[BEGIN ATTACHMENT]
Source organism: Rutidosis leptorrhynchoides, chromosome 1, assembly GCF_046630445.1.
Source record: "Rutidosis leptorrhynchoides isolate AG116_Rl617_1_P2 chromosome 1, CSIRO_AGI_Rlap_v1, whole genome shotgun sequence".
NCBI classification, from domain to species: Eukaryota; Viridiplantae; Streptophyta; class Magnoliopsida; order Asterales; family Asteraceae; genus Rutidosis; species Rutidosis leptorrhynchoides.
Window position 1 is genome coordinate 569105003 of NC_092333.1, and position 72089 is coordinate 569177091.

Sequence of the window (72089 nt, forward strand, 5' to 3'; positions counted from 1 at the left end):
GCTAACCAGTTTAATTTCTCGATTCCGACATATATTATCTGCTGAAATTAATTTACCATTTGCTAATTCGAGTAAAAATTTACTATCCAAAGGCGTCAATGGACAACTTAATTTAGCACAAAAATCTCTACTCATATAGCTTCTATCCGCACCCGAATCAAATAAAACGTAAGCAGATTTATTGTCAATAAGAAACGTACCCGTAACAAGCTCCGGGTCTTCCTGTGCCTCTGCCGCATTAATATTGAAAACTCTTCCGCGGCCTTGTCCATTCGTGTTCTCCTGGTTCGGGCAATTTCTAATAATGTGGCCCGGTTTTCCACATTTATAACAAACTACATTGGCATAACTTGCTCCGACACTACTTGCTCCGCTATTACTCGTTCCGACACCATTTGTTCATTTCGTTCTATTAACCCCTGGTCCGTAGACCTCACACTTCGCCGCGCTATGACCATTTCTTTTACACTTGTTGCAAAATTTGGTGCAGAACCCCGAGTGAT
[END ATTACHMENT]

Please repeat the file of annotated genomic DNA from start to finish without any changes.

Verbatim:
Source organism: Rutidosis leptorrhynchoides, chromosome 1, assembly GCF_046630445.1.
Source record: "Rutidosis leptorrhynchoides isolate AG116_Rl617_1_P2 chromosome 1, CSIRO_AGI_Rlap_v1, whole genome shotgun sequence".
NCBI classification, from domain to species: Eukaryota; Viridiplantae; Streptophyta; class Magnoliopsida; order Asterales; family Asteraceae; genus Rutidosis; species Rutidosis leptorrhynchoides.
Window position 1 is genome coordinate 569105003 of NC_092333.1, and position 72089 is coordinate 569177091.

Sequence of the window (72089 nt, forward strand, 5' to 3'; positions counted from 1 at the left end):
GCTAACCAGTTTAATTTCTCGATTCCGACATATATTATCTGCTGAAATTAATTTACCATTTGCTAATTCGAGTAAAAATTTACTATCCAAAGGCGTCAATGGACAACTTAATTTAGCACAAAAATCTCTACTCATATAGCTTCTATCCGCACCCGAATCAAATAAAACGTAAGCAGATTTATTGTCAATAAGAAACGTACCCGTAACAAGCTCCGGGTCTTCCTGTGCCTCTGCCGCATTAATATTGAAAACTCTTCCGCGGCCTTGTCCATTCGTGTTCTCCTGGTTCGGGCAATTTCTAATAATGTGGCCCGGTTTTCCACATTTATAACAAACTACATTGGCATAACTTGCTCCGACACTACTTGCTCCGCTATTACTCGTTCCGACACCATTTGTTCATTTCGTTCTATTAACCCCTGGTCCGTAGACCTCACACTTCGCCGCGCTATGACCATTTCTTTTACACTTGTTGCAAAATTTGGTGCAGAACCCCGAGTGAT